London

London's new housing loses the 'dirty word'

1949: A young boy sitting on a step outside his house in Arrowsmith Road. (Photo by Chaloner Woods/Getty Images)
Image caption In the 1940s the word "estate" was used to refer to any residential area where the houses and streets were planned and built at the same time

East London's Olympic Park will feature five new areas with up to 8,000 new homes with schools, playgrounds and health centres, according to plans.

Had they opened 40 years ago they may well have been called "estates", but they are being called "neighbourhoods".

Meanwhile, as social housing developments across London are being demolished and re-built the word "estate" is also being air-brushed from use.

Why is it happening and how much will new names change the reality of life in London?

'Pejorative association'

The Olympic Park's neighbourhoods will include East Wick, Sweetwater and Marshgate Wharf.

In North Kensington, Wornington Green Estate is out; Portobello Square is in.

In Southwark, Aylesbury Estate is out; Wallington Parade, Roffo, Arments Place and The Totters are on the shortlist to replace it.

Professor Loretta Lees from King's College London's geography department says, "The word 'estate' has become synonymous with the term 'ghetto'.

"It's become a dirty word.

"Back in the '20s and '30s it didn't carry the same stigma."

Dr Richard Dance, senior lecturer in Old English at Cambridge University, says people now associate it with council estates, but that when he was growing up any housing development might be called an estate.

The Oxford English Dictionary defines a housing estate as "a residential area in which the houses, streets, etc., have all been planned and built at the same time".

Estate comes from the Latin word 'status' and in its earliest English usage means a state or condition.

Dr Dance explains, "Words do fall foul of pejorative association. It's interesting that people have started associating it with social housing and social problems and don't want to use it.

"It's an arbitrary relationship but people have associations with words."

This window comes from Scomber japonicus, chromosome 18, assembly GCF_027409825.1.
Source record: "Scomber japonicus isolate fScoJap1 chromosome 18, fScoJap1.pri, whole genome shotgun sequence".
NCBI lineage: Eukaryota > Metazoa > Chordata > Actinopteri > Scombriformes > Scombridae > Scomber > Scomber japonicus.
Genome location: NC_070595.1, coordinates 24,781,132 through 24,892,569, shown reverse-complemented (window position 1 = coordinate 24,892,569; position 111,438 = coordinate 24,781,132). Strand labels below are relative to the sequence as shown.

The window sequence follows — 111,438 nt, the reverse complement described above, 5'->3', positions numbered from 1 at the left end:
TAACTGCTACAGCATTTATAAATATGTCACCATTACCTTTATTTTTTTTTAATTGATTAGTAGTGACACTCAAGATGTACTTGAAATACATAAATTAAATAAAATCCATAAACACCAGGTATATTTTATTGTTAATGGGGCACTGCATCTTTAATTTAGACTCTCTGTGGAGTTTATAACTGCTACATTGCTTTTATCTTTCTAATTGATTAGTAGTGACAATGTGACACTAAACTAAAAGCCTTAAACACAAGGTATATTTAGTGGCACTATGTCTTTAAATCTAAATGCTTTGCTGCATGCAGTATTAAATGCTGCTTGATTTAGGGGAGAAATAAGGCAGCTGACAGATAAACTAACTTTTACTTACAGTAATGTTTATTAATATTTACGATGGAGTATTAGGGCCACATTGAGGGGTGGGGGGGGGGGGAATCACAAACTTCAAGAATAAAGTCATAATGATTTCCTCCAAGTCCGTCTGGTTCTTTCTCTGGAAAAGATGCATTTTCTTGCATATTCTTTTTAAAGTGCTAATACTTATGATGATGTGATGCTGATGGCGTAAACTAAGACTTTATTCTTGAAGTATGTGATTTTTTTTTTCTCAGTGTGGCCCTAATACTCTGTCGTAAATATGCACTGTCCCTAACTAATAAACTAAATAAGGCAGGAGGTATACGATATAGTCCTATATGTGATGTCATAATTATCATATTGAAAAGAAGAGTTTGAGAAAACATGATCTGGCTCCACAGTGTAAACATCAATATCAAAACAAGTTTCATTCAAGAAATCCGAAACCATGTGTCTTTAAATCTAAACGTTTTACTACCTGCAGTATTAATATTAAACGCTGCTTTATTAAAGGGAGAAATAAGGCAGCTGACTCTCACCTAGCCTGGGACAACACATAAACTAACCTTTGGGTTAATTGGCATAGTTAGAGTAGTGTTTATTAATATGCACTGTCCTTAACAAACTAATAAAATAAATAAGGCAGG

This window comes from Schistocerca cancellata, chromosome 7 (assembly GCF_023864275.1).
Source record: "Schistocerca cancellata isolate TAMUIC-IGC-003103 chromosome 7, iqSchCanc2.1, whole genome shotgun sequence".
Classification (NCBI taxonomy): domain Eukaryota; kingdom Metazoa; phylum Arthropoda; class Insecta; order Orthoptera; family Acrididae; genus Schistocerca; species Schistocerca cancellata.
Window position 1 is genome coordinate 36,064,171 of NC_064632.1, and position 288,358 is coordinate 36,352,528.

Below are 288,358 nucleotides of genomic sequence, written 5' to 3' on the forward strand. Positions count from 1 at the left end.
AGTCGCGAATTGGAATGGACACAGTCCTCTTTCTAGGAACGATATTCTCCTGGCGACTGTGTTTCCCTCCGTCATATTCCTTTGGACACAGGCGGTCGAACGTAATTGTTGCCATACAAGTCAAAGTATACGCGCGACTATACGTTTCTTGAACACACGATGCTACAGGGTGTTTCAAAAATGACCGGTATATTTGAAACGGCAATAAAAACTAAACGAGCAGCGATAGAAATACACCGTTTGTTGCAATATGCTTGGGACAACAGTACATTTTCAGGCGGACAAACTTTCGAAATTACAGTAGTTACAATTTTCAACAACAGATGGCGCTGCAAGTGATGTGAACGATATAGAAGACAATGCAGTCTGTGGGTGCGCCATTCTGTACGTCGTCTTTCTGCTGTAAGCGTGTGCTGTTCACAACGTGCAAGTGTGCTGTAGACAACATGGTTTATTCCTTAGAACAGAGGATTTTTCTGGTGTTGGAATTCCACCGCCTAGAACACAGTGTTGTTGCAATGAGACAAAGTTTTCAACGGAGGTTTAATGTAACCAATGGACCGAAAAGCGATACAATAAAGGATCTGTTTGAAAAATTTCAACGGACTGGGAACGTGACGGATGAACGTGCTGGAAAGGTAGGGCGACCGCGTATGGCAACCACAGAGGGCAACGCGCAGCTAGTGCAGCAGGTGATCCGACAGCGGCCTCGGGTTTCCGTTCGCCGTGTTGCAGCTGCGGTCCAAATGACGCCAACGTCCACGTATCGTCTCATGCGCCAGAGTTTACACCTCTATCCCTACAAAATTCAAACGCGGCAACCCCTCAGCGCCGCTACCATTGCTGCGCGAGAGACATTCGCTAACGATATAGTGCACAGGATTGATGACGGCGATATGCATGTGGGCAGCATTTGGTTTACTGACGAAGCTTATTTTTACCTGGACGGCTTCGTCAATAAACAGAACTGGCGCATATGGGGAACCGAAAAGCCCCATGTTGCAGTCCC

Wornington Green Estate is being demolished to make way for Portobello Square which will be a mix of private and social housing.

Arturo Tuncaydin, who grew up in the area, worked in lettings for a local estate agent.

He said using the word "estate" with clients could be the kiss of death.

"You would jeopardise the deal if you said 'estate'. You always said 'ex-local [authority]'."

In the UK, the majority of public housing estates were formed after World War II to clear slums.

But the trend is now for these large monolithic developments of mono-tenure properties to be broken up into smaller, less isolated units of social and private housing.

Jean Bartlett lives on Aylesbury Estate, one of the largest public housing estates in Europe.

Image caption The Aylesbury Estate in south-east London, built in 1963, is being renamed as it is demolished and rebuilt

In 1997 Tony Blair chose it to make his first major speech as prime minister outside Parliament, to speak of "no-hope areas" and "forgotten people".

In redeveloping, Ms Bartlett is convinced the names Aylesbury and Estate have to go.

"Without a doubt the name Aylesbury has to go. I'm hoping it won't look like an estate any more.

"If I'm asked where I live I say between Elephant and Castle and Camberwell Green Estate. If I'm pushed, I say Aylesbury."

But she adds, "Aylesbury may be an estate but we don't live in a tip and it's not full of gangsters."

'Creeping gentrification'

Charlotte Benstead ran a project with residents to rename the estate.

She says, "We started looking into it and nobody knows why it was called the Aylesbury.

"Perhaps it was the idea of a little bit of the countryside brought into London.

"We had the opportunity to redefine it. We want the estate to be seamless. It will be part of the Walworth landscape."

Asked why the word 'estate' will be dropped, she said: "Because it won't be council-run."

Professor Lees believes withdrawing the word from use is part of the "creeping gentrification" that is forcing the poorest out of central London.

She explained "naming as norming" as a way of removing previous stigma and normalising something.

"It's about marketing, the complete gentrification of terms.

"The stigma is that there is a bunch of uneducated people, socially and economically outside the middle class norms of aspiration.

"The mixed use development is about bringing them into the middle class as if they will suddenly have the same cultural and employment aspirations.

"The issue for London is that 40 years from now it will be an upper middle class/upper class city with the poorest displaced to the suburbs."

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